August 11, 2017

Solar Eclipse Safety – Viewing, Sun and Hydration Hazards

By Adam Harris

The upcoming total solar eclipse has western North Carolina abuzz. Our area is directly in the path of the 68-mile-wide band that will experience totality, so locals and tourists alike are making plans to spend the day witnessing this historic event on August 21.

In addition to the awe and wonder this incredible natural phenomenon will bring, there are a few safety pitfalls to beware of when planning your day around the eclipse. The obvious safety concern is the potential hazard to your eyes while looking toward the sun. Because observing the eclipse will be a three-hour outdoor event for many people, there are also less obvious hazards associated with dehydration and skin protection.

Here, we address those health and safety hazards and how to avoid them with help from two experts:

  • Arielle Lankford is a Pediatric Nurse Practitioner with Mission Children’s – Sylva.
  • Christi Whitworth is the Director of Learning Experiences with the Pisgah Astronomical Research Institute, located in Transylvania County.

Protecting yourself from the sun

Lankford: Most families know that they need to use sunscreen, but many people don’t use sunscreen properly. It’s important to use the right sunscreen and apply it correctly in order to truly keep your family safe from the sun and avoid sunburn.

When choosing a sunscreen:

  • Use a sunscreen that has a sun protection factor (SPF) of at least 30 or higher.
  • Choose one that is labeled “broad-spectrum” so that it protects the skin from ultraviolet A and B (UVA and UVB) rays.
  • Use lip balm or cream that has SPF 30 or higher to protect your lips from sunburn.

When applying sunscreen:

  • Apply sunscreen at least 15 to 30 minutes before going in the sun.
  • Apply sunscreen to all the skin that will be exposed to the sun, including the nose, ears, neck, scalp and lips.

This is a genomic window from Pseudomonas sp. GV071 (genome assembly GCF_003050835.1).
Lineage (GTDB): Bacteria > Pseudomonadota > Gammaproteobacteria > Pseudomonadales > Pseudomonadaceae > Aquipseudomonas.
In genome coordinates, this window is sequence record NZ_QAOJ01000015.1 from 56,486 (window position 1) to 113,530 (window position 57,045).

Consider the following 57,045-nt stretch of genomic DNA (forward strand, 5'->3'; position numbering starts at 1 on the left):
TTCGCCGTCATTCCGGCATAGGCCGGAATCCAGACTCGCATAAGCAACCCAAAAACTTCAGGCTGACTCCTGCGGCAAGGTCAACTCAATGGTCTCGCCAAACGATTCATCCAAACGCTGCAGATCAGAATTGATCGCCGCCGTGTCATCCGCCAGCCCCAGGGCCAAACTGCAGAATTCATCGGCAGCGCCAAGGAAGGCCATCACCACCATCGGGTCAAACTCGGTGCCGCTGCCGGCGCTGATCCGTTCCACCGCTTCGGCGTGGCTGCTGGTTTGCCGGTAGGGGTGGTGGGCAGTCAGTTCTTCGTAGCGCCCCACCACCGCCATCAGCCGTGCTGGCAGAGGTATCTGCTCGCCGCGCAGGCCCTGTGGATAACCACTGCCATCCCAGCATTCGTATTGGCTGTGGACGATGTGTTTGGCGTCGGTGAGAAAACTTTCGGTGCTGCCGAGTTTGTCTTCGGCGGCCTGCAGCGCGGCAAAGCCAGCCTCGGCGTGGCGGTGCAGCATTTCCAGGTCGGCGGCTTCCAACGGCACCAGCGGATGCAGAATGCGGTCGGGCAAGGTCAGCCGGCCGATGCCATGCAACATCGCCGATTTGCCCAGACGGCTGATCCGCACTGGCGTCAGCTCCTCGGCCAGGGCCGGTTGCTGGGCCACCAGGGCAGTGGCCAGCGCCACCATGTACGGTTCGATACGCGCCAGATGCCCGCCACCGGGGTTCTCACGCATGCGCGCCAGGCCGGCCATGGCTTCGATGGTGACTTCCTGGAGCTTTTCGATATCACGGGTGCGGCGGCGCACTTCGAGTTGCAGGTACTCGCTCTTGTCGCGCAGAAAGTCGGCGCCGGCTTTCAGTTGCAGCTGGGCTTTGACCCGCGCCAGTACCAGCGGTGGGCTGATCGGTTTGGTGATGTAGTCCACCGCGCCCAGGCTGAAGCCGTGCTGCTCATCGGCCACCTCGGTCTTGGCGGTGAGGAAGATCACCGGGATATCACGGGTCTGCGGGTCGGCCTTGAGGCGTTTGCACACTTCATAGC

• Apply sunscreen every 2 to 3 hours while in the sun or sweating a lot. The SPF value decreases if a person sweats heavily.
  • If you need to use sunscreen and insect repellent with DEET, do not use a product that combines the two. You can apply sunscreen first and then apply the insect repellent with DEET, but the sunscreen needs to be reapplied every 2 hours.

With infants, it’s best to avoid exposure to direct sun when possible. Protective clothing or a shade is recommended.

Protecting yourself from dehydration

Lankford: You lose water throughout the day, especially through sweat. You lose even more fluid on a hot day spent in the sun. You need to replace this lost fluid to stay healthy. If you don’t get enough water, you could become dehydrated, which is dangerous. While all liquids help you stay hydrated, water is usually the best choice.

A common recommendation is to drink six or eight 8-ounce glasses of water or other fluid every day. But some adults may need more or less, depending on their level of health. It’s a good idea to increase your water intake when spending more time in the sun than usual.

For children, the recommended water intake increases based on age. Children aged 1-4 years should consume 5 to 7.5 8-ounce bottles or cups per day. Children aged 6-9 months get most of their fluid from formula or breast milk as opposed to water. Parents may want to increase the intake of breast milk or formula with prolonged exposure to heat or sun.